The use of improvisation, imagination and trying out different solutions was seen in the nurses' sense of using language in various ways, of touching or not touching the subject and the ability to imagine different solutions and to find meaning in the (sometimes) incoherent statements of the older person. These may be components of aesthetic nursing skills as described in the theory of patterns of knowledge in nursing. This theory is based on Carper's [35] findings that nursing theories over the last 100 years include the same four types of knowledge: empirical- ethical-personal- and aesthetic- knowledge. The aesthetic nursing skills were considered the most prominent, this notwithstanding the importance of empirical-, ethicaland personal- nursing skills. The nurse drew on her empirical knowledge [36] in relation to the older person's illness when she interpreted the person's incoherent statements due to illness, and deduced how the illness affected the person's behavior. Aesthetic knowledge is firmly joined to personal- and ethical-knowledge, which were evidenced by the nurse's genuine interest in own and others' personal selves, and a sincere effort to understand the older person, who had an impairment, in expressing own wishes and needs. When the nurse was aware of her and the other participants, and met the older person openly and with the aim of a meaningful interaction, she achieved a sense of the older person's values and interests. When the nurse succeeded in eliciting the frail older person's voice and piecing together an understanding, it was the result of her empathy and professional concerns about doing well in the situation [36]. These ethical considerations help to safeguard basic human values like dignity and respect [36].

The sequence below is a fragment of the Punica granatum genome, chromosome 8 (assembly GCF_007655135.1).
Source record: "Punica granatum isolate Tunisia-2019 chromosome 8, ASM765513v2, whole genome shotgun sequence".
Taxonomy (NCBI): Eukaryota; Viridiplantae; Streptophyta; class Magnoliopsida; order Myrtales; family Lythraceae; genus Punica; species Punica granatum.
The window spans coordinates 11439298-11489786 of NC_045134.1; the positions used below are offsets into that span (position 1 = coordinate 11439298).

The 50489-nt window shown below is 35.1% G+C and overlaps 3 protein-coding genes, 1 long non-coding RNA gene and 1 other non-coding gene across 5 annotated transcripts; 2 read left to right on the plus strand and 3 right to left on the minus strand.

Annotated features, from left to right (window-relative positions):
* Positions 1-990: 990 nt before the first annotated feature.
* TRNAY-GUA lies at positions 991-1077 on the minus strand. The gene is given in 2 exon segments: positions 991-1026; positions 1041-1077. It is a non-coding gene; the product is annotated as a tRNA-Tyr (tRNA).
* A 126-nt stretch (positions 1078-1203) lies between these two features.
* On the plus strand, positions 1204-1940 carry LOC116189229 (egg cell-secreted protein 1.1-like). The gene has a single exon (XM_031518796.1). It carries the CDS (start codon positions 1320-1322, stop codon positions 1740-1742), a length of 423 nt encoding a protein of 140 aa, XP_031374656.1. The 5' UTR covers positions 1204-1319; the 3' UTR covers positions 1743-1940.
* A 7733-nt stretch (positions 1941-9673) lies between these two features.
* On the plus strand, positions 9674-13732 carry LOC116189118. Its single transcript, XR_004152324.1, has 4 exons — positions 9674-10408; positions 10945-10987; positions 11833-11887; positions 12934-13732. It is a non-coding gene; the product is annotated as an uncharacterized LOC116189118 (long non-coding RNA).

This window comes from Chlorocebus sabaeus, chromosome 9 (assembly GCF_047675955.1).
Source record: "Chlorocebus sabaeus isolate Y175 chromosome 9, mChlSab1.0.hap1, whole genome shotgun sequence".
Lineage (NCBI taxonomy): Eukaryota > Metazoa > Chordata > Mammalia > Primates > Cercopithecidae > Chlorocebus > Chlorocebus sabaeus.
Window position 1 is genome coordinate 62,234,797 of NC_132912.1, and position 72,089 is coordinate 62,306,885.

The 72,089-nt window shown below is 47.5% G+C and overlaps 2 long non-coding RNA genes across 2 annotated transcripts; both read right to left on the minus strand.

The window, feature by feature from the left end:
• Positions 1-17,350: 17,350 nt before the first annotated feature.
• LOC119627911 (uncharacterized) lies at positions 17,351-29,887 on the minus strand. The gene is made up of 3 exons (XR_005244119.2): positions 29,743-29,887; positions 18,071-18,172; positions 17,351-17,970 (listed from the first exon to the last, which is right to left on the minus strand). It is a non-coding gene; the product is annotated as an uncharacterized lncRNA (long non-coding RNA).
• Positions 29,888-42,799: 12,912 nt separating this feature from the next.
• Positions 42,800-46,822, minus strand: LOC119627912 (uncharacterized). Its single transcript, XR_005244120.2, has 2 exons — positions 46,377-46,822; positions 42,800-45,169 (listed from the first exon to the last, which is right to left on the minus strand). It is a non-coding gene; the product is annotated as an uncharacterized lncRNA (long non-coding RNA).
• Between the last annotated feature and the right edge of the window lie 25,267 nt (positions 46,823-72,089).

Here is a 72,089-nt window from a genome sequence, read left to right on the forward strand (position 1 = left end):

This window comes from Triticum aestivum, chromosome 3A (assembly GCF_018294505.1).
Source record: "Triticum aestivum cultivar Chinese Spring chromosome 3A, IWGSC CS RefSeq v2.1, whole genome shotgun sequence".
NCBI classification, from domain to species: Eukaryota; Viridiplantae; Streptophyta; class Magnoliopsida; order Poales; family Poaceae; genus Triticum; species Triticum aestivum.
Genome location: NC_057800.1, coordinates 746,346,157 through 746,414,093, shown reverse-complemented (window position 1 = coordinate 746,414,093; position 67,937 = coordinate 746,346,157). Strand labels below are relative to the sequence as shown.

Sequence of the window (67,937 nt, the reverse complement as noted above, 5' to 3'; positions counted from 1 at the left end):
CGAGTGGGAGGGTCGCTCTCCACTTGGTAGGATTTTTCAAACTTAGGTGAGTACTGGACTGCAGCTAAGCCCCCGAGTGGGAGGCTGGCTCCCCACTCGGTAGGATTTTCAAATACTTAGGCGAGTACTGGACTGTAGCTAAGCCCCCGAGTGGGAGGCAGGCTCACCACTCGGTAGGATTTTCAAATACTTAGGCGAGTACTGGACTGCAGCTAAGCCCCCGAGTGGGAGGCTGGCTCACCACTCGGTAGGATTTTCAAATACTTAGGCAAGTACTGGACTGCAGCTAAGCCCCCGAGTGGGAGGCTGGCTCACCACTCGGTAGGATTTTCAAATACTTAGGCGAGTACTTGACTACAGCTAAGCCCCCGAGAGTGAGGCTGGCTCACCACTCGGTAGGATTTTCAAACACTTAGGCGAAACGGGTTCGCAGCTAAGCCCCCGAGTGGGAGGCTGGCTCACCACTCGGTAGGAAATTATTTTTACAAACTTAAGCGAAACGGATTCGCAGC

When interviewing frail older persons with speech impairments, maintaining their dignity is as important for the nursing ethics as it is for the nurse to get useful answers. The starting point is how to get into a dialogue with the participant to get information and ensure agreement. In clinical practice the situation of the older persons is the actual goal of the conversations, whereas in research interviews it is to obtain knowledge that is not directly advantageous for them. Kirkevold & Bergland [37], studied the frail older person's participation in qualitative interviews.